DURANT CRICKET LAUNCH RUN BUND PITCH PROTECTION TO BENEFIT CLUBS & WICKETS

Durant Cricket continue their commitment to doing all they can to help clubs get as much cricket on as possible with the design and manufacture of the Run Bund wicket protection system that offers multiple benefits to clubs at all levels.

The Run Bund consists of a set of steel strips that are simply joined together and tapped in alongside the wicket prevent unwanted water getting onto the pitch – which could have disastrous consequences.

Supplied as a set of nine strips that are 8 feet long and 75mm high, they provide 21 metres of coverage – enough to also protect the bowlers’ landing areas. Plus, 4-foot long strips are also available so even pitches which are uneven can be protected.

Keith Exton, head groundsman at Grantham Cricket Club has already been using the Run Bund and explains why the system makes perfect sense any club trying to beat the bad weather and get as much cricket played as possible.

“The Run Bund has been engineered specifically for grass roots cricket to save a lot of sheeting,” he says.

“Most clubs haven’t got the labour or the manpower to deal with big flat sheets – 30 or 40 footers – so this in itself takes that problem away but also lets the rest of your square have a drink but saves your match pitch from water running underneath the covers.

“Even if you’ve got smaller sheets you could have a 10-foot sheet by the side which is manageable and then put these bunds out on the other side of the 10-foot so you’ve got the bowlers’ run-ups safe as well.

p1110708a_crop“To stop the water running is the most important thing because invariably all squares have got some kind of fall on them, whether they are with play or across play, and that in turn always seems to run underneath the covers on a length – always. I don’t know why, but it does!”

For Exton, using the Run Bund in place of large flat sheets, which can be expensive and labour-intensive, is a no-brainer and he believes this system will keep most games on as well as improve the health of your playing surface.

“A set of nine comes out at £295 plus VAT.  In comparison with flat sheets, a 40-foot flat sheet climate cover you will be paying £3,500 + VAT,” he explains.

“If you can do away with sheets you do away with disease problems, you do away with manpower and your grass tends to be a lot healthier if it does get a drink

“If there is torrential rain about and you want to save a match, you’ve got to cover but for thunderstorms that are forecast overnight, we believe that these would save the game for a 1pm or 1.30pm start.

“The rest of your square will have had water, obviously, and it might get a little scarred but you’ll get your game of cricket on which is the most important thing.”

Not all squares are the same, however, and Exton adds that this is why custom options are available for groundsmen, making the Run Bund fit for any club, on top of being very easy to use.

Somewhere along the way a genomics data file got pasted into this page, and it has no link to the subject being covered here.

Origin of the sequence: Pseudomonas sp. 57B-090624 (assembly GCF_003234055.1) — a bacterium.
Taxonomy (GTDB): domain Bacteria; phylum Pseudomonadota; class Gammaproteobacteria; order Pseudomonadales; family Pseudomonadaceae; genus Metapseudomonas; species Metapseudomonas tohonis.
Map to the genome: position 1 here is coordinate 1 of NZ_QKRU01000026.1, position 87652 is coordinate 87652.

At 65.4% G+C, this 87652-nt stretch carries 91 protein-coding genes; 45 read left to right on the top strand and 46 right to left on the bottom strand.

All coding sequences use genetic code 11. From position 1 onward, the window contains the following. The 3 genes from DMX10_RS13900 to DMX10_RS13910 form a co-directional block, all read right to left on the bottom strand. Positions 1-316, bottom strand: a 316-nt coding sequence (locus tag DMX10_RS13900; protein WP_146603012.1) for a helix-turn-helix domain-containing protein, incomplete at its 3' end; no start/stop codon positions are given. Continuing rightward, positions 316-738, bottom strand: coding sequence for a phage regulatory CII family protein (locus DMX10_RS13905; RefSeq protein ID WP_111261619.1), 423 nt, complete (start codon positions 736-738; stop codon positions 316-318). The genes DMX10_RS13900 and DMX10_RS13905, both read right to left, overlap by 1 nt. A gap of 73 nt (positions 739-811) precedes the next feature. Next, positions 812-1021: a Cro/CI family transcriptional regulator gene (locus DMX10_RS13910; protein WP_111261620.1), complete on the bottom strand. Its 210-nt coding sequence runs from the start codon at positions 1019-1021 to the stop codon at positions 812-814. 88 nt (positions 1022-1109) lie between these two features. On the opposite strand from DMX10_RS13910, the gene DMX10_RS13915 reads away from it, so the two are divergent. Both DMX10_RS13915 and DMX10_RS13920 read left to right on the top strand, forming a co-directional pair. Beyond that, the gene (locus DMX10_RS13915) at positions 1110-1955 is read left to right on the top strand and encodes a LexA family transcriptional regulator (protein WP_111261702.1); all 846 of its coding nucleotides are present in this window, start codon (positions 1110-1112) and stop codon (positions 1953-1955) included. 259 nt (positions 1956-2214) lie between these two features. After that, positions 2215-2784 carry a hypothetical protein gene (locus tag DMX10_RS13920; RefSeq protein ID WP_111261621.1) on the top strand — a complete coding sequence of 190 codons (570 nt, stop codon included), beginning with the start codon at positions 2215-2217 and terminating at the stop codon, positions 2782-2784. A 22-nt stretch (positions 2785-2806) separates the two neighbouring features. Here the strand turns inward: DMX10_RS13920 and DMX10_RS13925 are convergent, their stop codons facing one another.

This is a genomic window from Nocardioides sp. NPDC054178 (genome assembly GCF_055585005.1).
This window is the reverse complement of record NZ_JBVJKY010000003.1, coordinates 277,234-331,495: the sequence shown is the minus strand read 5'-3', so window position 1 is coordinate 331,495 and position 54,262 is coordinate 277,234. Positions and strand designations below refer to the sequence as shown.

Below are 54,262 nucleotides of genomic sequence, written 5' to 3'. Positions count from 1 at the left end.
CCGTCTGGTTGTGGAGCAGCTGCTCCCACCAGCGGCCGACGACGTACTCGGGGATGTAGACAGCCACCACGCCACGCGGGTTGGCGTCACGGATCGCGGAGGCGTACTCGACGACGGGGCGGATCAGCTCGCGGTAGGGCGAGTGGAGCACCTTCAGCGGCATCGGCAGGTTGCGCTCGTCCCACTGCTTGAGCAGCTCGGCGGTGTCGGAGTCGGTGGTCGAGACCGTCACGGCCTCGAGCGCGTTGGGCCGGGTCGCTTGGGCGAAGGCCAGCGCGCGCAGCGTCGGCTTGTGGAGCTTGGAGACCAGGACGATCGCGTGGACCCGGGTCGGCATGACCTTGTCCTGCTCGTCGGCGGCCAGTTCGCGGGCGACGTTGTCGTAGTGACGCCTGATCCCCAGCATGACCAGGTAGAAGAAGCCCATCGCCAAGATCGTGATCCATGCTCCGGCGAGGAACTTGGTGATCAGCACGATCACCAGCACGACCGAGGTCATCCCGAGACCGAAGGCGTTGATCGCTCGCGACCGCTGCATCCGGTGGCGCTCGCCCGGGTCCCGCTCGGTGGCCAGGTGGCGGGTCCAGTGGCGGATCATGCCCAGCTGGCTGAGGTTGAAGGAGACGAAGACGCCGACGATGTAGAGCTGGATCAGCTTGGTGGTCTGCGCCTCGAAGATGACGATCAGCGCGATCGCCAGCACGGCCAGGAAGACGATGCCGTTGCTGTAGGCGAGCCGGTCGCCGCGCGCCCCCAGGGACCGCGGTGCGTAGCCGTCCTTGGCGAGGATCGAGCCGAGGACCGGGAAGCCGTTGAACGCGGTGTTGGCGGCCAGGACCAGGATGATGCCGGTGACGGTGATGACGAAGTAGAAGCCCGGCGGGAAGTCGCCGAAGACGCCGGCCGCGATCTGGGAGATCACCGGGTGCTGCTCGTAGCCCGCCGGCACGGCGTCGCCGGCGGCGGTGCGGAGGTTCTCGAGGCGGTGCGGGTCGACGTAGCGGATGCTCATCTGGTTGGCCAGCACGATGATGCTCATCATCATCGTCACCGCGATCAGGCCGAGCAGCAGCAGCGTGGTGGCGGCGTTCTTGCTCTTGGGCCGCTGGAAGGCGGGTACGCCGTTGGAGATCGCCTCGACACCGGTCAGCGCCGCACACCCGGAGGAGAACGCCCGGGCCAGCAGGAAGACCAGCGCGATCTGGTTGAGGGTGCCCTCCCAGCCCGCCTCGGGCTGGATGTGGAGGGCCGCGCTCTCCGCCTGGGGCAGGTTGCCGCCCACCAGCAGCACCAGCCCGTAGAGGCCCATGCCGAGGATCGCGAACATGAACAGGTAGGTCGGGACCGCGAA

“These are quite simply 75mm high and 8 foot long, they join in the middle with three pegs that hold them as well. You simply tap them into the ground, going in 2-3mm,” Exton details.

runbund1“If you’ve got a lot of undulation you’ll have points where you’ve gone in a little bit deeper but predominantly a cricket table is reasonably flat through the middle.

“It’s the saddles on the end that you might have to knock in somewhat deeper to stop the ingress.

“Because the bund pieces do pivot on the joint, Durant have looked into that and decided to have some halves manufactured so it follows the contour more evenly. Yes, that means more joints but the joints are waterproof anyway.”

Although the standard kit comes as a set of nine strips, Durant can provide any club with the exact number of strips they need – and any combination of 4 and 8-foot long strips.

“They are manufactured as a set of nine but you could have 10, 20, 30, however many you want, so there’s no problem.

“It’s really about knowing your own levels on your own square to judge how many you need to purchase.”

And you won’t need any fancy tools or machinery to put this system in place, either – a mallet or small hammer is enough along with some string to mark your course to make sure you leave enough room to safely manoeuvre your covers into place.

“Basically you either need a rubber mallet or a small ball peen hammer. If you want to knock them in a bit deeper you need a little bit more weight, but predominantly a rubber mallet is sufficient and that saves the edges of the bund itself.

“They come with the legs and the bolts all separate and once they are all put together they can be stored flat and obviously just work them in and look after them. They are galvanised so they are going to last quite a few years without rusting.

“It’s so simple, and hopefully will be an aid to getting the game on,” Exton concludes.